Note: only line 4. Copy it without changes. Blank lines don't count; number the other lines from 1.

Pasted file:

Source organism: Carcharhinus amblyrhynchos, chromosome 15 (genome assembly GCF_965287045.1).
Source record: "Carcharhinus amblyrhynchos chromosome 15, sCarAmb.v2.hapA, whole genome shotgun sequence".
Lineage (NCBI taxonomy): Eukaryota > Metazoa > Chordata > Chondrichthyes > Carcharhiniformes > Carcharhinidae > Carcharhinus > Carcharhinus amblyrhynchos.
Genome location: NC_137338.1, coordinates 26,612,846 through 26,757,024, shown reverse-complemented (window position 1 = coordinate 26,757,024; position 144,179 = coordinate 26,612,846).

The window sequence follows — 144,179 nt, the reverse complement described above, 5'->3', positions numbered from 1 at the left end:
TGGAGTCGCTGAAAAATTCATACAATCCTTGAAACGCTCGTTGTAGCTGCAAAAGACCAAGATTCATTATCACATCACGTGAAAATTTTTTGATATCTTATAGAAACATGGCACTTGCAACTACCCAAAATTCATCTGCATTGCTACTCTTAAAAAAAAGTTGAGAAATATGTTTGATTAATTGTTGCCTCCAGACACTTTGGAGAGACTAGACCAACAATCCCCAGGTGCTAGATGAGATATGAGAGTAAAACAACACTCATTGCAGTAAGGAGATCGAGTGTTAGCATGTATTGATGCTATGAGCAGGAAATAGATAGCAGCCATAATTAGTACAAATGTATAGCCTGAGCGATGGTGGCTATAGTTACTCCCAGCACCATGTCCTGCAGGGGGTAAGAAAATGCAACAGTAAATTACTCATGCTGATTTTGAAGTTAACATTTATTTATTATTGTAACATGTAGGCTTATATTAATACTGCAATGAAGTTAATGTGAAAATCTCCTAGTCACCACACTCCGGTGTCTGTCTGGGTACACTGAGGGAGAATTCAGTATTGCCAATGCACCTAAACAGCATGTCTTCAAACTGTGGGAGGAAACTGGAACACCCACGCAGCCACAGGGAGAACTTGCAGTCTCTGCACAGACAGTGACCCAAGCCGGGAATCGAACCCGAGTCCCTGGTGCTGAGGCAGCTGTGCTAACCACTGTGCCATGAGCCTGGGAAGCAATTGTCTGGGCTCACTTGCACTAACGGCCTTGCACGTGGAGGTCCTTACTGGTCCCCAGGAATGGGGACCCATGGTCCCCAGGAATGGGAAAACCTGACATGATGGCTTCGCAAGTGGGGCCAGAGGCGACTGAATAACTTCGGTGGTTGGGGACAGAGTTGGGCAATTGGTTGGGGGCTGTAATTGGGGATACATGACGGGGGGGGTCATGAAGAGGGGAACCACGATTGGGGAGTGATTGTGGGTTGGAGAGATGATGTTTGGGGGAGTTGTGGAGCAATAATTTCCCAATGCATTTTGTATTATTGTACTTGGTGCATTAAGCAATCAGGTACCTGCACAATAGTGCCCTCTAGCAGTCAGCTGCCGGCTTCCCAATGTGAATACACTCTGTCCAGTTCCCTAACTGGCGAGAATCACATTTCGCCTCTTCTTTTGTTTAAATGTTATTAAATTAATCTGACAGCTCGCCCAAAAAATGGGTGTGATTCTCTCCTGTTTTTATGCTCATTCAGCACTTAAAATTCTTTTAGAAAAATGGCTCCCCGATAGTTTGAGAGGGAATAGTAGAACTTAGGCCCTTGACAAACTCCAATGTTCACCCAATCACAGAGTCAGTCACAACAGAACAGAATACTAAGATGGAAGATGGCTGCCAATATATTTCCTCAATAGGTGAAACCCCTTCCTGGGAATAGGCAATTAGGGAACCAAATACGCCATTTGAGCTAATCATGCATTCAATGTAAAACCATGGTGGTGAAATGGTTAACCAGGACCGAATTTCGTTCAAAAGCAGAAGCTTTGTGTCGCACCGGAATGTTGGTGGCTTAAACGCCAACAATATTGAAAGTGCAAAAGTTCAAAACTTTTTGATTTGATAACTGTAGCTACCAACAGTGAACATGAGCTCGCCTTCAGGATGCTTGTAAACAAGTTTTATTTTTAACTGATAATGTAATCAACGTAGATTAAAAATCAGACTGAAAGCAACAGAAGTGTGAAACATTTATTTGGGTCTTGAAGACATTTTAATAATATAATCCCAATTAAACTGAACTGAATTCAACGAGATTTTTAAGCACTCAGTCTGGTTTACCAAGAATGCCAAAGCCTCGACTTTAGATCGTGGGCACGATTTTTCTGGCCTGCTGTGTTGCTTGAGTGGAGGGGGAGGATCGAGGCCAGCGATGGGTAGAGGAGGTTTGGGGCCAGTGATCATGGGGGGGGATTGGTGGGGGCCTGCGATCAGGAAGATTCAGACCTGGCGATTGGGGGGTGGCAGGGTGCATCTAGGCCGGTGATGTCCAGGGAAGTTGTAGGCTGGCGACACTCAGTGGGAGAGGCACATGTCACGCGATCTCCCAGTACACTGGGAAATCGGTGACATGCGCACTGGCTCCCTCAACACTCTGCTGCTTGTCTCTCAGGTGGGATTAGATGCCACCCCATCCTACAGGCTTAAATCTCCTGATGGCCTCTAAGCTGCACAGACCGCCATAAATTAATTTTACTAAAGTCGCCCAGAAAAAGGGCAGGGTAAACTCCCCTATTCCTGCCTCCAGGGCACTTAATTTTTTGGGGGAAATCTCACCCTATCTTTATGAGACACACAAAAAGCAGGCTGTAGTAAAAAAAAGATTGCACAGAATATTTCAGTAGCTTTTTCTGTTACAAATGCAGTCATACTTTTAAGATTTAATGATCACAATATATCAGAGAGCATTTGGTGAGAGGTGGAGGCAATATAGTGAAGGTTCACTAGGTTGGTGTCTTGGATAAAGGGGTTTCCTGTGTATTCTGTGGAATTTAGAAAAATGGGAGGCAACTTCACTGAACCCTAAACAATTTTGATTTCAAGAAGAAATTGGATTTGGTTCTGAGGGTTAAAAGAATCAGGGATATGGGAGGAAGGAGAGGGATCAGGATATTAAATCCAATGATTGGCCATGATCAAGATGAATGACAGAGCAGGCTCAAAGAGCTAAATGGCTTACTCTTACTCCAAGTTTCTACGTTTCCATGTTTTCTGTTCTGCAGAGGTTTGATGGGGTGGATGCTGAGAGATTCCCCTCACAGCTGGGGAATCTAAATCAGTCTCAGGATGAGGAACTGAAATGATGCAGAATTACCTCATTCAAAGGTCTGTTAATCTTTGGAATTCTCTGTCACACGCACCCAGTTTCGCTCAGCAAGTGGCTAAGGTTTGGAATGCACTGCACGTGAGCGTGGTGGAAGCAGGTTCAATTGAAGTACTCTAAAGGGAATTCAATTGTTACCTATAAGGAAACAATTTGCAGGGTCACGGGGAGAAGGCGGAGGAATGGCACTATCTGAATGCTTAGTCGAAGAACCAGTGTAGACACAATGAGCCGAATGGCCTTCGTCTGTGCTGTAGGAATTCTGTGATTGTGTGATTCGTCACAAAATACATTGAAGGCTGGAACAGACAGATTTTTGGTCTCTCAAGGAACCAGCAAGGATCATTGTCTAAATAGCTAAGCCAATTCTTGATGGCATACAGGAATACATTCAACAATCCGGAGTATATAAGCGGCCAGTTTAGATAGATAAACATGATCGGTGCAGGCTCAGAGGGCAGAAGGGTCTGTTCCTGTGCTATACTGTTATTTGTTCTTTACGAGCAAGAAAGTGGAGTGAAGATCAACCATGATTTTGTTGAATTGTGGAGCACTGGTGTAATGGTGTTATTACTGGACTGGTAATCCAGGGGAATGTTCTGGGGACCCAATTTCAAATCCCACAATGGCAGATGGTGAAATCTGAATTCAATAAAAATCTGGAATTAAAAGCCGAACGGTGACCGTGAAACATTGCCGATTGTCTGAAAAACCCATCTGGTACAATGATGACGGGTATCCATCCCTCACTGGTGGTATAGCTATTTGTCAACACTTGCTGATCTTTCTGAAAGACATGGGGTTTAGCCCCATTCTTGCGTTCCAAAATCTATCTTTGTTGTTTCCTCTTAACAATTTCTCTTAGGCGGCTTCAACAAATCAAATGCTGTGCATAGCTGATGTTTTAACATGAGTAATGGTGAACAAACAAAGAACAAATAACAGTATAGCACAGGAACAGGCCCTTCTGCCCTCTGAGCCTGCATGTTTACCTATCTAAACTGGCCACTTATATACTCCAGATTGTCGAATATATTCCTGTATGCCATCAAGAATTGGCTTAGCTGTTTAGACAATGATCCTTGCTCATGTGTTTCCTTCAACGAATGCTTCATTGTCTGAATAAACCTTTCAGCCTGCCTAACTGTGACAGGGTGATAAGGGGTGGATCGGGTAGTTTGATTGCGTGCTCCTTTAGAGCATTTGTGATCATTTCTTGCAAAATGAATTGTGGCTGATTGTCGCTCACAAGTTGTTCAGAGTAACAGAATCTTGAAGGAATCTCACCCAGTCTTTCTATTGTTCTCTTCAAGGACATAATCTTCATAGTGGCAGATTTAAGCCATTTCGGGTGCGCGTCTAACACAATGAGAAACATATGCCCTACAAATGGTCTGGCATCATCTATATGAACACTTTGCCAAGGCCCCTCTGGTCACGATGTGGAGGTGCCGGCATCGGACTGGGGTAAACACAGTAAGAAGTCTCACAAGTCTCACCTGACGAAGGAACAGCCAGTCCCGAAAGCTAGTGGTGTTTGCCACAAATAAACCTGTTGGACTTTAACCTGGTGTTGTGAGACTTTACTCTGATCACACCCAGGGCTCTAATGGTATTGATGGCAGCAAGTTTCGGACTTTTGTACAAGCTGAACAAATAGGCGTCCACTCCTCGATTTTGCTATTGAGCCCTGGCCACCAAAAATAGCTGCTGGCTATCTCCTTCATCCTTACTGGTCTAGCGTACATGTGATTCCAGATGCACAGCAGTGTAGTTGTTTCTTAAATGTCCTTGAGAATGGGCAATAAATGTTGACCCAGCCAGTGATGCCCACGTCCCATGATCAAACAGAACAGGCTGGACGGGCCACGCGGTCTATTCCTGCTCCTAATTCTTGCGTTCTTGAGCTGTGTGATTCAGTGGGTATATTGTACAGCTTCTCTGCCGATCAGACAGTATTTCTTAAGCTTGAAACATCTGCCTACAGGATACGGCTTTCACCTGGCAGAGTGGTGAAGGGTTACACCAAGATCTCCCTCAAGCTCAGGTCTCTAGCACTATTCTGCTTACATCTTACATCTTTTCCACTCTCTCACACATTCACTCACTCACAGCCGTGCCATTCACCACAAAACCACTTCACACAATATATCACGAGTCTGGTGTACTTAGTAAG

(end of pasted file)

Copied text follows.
Genome location: NC_137338.1, coordinates 26,612,846 through 26,757,024, shown reverse-complemented (window position 1 = coordinate 26,757,024; position 144,179 = coordinate 26,612,846).